Culture · Law · Public Policy · Society

“Boys will be boys.” For how long?

The recent case of a 6-year old girl being raped by her teacher in Bangalore has brought the laws relating to Sexual Offences under scrutiny yet again. For India, sexual abuse has been a sensitive issue, especially in the aftermath of the Delhi Nirbhaya rape case. This incident saw people across the nation come down on streets, in protest. Unfortunately though, our country also saw people make comments and going on record about how it was the “woman’s mistake”, about how “boys will be boys.” One can only hope that such people gain some perspective after incidents of children being sexually abused.

On December 23, 2012 a three member committee headed by Justice J.S. Verma, former Chief Justice of the Supreme Court, was constituted to recommend amendments to the Criminal Law in order to facilitate the provision of a quicker trial and enhanced punishment for criminals accused of committing sexual assault against women. Justice Leila Seth, former judge of the High Court and Gopal Subramanium, former Solicitor General of India were the other 2 members of this committee. The Committee, recommended inter alia amendments to the Indian Penal Code, as it found the legislations that afford security to women in India inadequate. The amendment was first brought about vide Presidential Ordinance on February 3, 2013. The Ordinance was subsequently raised as a Bill in Parliament during the Budget Session and was passed as an Act on April 2, 2013. The Criminal Law Amendment Act, 2013 gave women the audacity to hope that constitutional equality and freedom of violence shall be reclaimed to them.

Few of the provisions of the Indian Penal Code were amended, few were added. The new provisions relate themselves to the laws against the sexual offences like acid attacks, sexual harassment, stalking, voyeurism, trafficking and rape.

Under the new Section 326A, any person who throws or administers acid on another person and causes damage or deformity is liable for an imprisonment that is not less than ten years, and may extend to life imprisonment. Any fine that is collected under Section 326A shall be made available to the victim for medical expenses. Under the Section 326B, any person who attempts to throw or administer acid on another person shall be met with imprisonment of upto seven years, but not less than five years. For the purposes of this section, the ‘damage’ that is stipulated under this section does not restrict itself to external bodily harm. The purview extends to causing internal injuries as well. Also, the ‘damage’ caused, shall not be required to be irreversible. The Right of private defence, guaranteed under Section 100 of the Indian Penal Code, extends even to the causing of the death of an attacker under certain circumstances where it may be clear that death or hurt are likely to follow. The Amendment has introduced a seventh category of private defence which includes an acid attack within its ambit.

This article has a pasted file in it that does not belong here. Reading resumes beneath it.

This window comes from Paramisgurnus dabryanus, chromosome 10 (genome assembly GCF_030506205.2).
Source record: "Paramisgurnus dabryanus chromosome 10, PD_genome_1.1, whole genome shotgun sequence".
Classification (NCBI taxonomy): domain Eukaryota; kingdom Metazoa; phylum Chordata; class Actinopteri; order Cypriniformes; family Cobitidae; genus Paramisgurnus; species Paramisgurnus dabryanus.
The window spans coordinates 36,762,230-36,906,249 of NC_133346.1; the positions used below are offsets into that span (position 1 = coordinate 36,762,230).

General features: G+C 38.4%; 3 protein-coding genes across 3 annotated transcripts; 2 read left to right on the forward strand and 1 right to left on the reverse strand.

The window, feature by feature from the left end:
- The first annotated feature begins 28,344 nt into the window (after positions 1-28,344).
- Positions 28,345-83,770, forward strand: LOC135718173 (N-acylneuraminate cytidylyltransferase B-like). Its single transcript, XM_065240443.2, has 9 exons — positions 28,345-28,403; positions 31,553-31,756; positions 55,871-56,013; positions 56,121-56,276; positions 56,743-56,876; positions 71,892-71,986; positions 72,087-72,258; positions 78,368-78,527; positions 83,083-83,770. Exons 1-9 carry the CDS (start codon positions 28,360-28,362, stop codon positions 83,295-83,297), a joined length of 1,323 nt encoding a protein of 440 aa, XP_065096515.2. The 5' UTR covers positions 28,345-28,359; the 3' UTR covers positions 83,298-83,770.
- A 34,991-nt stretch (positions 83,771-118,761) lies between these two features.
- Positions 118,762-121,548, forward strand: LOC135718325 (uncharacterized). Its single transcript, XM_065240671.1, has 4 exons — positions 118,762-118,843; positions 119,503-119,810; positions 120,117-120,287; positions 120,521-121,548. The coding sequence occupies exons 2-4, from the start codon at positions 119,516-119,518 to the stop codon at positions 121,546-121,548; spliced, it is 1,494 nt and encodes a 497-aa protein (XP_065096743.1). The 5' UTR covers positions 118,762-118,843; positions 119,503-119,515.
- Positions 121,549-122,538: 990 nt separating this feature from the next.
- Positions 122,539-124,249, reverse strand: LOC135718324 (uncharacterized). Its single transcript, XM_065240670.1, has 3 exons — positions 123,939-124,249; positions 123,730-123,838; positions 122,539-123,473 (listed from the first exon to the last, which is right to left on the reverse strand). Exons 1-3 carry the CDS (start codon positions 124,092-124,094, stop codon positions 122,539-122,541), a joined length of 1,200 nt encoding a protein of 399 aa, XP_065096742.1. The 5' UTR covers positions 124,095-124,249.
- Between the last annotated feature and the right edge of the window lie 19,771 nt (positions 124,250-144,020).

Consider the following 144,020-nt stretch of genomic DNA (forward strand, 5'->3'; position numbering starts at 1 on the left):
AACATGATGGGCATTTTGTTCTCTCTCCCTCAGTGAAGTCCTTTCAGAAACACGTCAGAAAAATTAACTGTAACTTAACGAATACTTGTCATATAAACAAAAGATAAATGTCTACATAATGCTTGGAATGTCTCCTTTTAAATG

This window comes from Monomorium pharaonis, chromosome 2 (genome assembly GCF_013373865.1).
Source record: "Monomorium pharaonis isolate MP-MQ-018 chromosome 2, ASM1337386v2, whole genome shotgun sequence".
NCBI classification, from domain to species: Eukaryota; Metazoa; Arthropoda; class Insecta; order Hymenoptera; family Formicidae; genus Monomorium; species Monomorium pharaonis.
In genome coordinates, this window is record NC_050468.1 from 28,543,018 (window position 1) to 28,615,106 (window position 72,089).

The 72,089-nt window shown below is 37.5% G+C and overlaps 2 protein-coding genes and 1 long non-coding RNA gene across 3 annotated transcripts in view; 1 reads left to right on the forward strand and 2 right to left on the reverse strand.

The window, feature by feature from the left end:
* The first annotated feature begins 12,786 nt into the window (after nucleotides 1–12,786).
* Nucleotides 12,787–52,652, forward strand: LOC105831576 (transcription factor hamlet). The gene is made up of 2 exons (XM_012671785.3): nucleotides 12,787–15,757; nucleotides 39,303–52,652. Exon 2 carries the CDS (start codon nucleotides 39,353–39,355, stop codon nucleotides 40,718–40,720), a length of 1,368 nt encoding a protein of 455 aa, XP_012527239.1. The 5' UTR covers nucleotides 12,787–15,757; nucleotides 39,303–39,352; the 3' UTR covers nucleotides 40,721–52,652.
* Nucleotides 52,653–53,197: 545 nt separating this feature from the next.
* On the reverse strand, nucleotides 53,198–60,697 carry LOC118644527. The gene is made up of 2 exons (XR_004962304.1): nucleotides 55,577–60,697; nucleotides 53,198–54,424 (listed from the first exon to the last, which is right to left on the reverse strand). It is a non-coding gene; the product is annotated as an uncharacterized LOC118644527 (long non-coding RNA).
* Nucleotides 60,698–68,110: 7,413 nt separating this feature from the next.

Under the Section 354A, any man who forcefully shows pornography or demands/requests sexual favors from a woman or makes unwelcome sexual advances, commits the offence of sexual harassment simpliciter and is punishable by imprisonment of up to three years. Other categories of sexual harassment have been listed as separate offences under this amendment. Under Section 354B, a man who assaults a woman with the intent of removing her clothes (Read: Dushasana, Duryodhan and Draupadi. JK.) or compelling her to be naked, is punishable with imprisonment for three years, which may extend to seven years. The next category of sexual harassment is Voyeurism. Section 354C of the Act deals with the offence of voyeurism. Voyeurism is the act of watching a person engaged in private activities. If a man watches a woman engaged in private activities, when the woman would usually have the expectation of not being observed either by the perpetrator or by another person at the behest of the perpetrator or disseminates such image, he has committed the offence of voyeurism under section 354C and is liable to be imprisoned between one and three years for the first time, and between three and seven years for subsequent convictions. The last offence under the category of sexual harassment is stalking. Stalking is undeniably the most committed crime in India. Stringent laws with regard to this offence have been awaited and the amendment does justice to the expectations and hopes of the people. According to Section 354D of the Act, “Any man who follows a woman or attempts to contact such woman to foster personal interaction repeatedly despite a clear indication of disinterest by such woman or use by a woman of the internet, email or any other form of electronic communication commits the offence of stalking.” If a man stalks a woman, he may be punished with imprisonment of up to three years for the first time, and five years for the subsequent convictions.